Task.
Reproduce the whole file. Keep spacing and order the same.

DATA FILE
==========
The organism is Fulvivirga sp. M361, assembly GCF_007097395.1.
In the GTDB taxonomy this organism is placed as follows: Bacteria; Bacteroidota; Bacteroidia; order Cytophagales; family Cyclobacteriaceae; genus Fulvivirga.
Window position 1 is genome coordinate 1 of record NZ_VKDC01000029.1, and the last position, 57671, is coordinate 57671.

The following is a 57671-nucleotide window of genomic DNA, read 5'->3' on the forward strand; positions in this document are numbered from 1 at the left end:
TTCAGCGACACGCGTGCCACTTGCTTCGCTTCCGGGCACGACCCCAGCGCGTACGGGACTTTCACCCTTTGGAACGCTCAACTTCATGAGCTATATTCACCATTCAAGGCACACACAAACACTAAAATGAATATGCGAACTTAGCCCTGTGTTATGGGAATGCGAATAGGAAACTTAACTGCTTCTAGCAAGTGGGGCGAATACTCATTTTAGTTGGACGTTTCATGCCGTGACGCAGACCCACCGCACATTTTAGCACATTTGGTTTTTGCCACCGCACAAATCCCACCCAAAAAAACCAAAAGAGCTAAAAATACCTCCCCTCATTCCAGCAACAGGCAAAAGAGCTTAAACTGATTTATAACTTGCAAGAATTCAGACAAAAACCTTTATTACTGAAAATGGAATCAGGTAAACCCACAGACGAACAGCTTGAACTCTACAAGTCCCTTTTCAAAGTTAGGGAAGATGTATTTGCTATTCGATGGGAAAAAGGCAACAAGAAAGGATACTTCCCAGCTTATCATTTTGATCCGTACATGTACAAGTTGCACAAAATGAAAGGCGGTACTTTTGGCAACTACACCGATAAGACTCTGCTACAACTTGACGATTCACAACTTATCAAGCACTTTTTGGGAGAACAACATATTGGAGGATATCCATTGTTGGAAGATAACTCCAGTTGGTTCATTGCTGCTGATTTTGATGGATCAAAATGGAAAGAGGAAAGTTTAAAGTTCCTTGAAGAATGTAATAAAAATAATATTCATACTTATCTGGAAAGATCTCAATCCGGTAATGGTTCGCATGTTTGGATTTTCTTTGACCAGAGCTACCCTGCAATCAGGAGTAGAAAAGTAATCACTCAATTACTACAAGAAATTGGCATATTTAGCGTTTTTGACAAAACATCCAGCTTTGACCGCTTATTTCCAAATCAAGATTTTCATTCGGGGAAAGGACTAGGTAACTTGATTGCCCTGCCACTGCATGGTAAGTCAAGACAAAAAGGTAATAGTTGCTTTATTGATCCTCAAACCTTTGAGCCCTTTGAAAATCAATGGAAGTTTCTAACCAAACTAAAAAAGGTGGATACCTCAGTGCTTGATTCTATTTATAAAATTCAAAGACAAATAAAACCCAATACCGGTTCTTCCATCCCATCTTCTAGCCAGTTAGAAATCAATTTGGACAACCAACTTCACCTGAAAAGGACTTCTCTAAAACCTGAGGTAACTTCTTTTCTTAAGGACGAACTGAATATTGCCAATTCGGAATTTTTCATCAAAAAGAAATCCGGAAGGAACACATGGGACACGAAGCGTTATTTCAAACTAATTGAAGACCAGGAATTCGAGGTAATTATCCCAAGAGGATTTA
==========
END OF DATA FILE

The organism is Fulvivirga sp. M361, assembly GCF_007097395.1.
In the GTDB taxonomy this organism is placed as follows: Bacteria; Bacteroidota; Bacteroidia; order Cytophagales; family Cyclobacteriaceae; genus Fulvivirga.
Window position 1 is genome coordinate 1 of record NZ_VKDC01000029.1, and the last position, 57671, is coordinate 57671.

The following is a 57671-nucleotide window of genomic DNA, read 5'->3' on the forward strand; positions in this document are numbered from 1 at the left end:
TTCAGCGACACGCGTGCCACTTGCTTCGCTTCCGGGCACGACCCCAGCGCGTACGGGACTTTCACCCTTTGGAACGCTCAACTTCATGAGCTATATTCACCATTCAAGGCACACACAAACACTAAAATGAATATGCGAACTTAGCCCTGTGTTATGGGAATGCGAATAGGAAACTTAACTGCTTCTAGCAAGTGGGGCGAATACTCATTTTAGTTGGACGTTTCATGCCGTGACGCAGACCCACCGCACATTTTAGCACATTTGGTTTTTGCCACCGCACAAATCCCACCCAAAAAAACCAAAAGAGCTAAAAATACCTCCCCTCATTCCAGCAACAGGCAAAAGAGCTTAAACTGATTTATAACTTGCAAGAATTCAGACAAAAACCTTTATTACTGAAAATGGAATCAGGTAAACCCACAGACGAACAGCTTGAACTCTACAAGTCCCTTTTCAAAGTTAGGGAAGATGTATTTGCTATTCGATGGGAAAAAGGCAACAAGAAAGGATACTTCCCAGCTTATCATTTTGATCCGTACATGTACAAGTTGCACAAAATGAAAGGCGGTACTTTTGGCAACTACACCGATAAGACTCTGCTACAACTTGACGATTCACAACTTATCAAGCACTTTTTGGGAGAACAACATATTGGAGGATATCCATTGTTGGAAGATAACTCCAGTTGGTTCATTGCTGCTGATTTTGATGGATCAAAATGGAAAGAGGAAAGTTTAAAGTTCCTTGAAGAATGTAATAAAAATAATATTCATACTTATCTGGAAAGATCTCAATCCGGTAATGGTTCGCATGTTTGGATTTTCTTTGACCAGAGCTACCCTGCAATCAGGAGTAGAAAAGTAATCACTCAATTACTACAAGAAATTGGCATATTTAGCGTTTTTGACAAAACATCCAGCTTTGACCGCTTATTTCCAAATCAAGATTTTCATTCGGGGAAAGGACTAGGTAACTTGATTGCCCTGCCACTGCATGGTAAGTCAAGACAAAAAGGTAATAGTTGCTTTATTGATCCTCAAACCTTTGAGCCCTTTGAAAATCAATGGAAGTTTCTAACCAAACTAAAAAAGGTGGATACCTCAGTGCTTGATTCTATTTATAAAATTCAAAGACAAATAAAACCCAATACCGGTTCTTCCATCCCATCTTCTAGCCAGTTAGAAATCAATTTGGACAACCAACTTCACCTGAAAAGGACTTCTCTAAAACCTGAGGTAACTTCTTTTCTTAAGGACGAACTGAATATTGCCAATTCGGAATTTTTCATCAAAAAGAAATCCGGAAGGAACACATGGGACACGAAGCGTTATTTCAAACTAATTGAAGACCAGGAATTCGAGGTAATTATCCCAAGAGGATTTA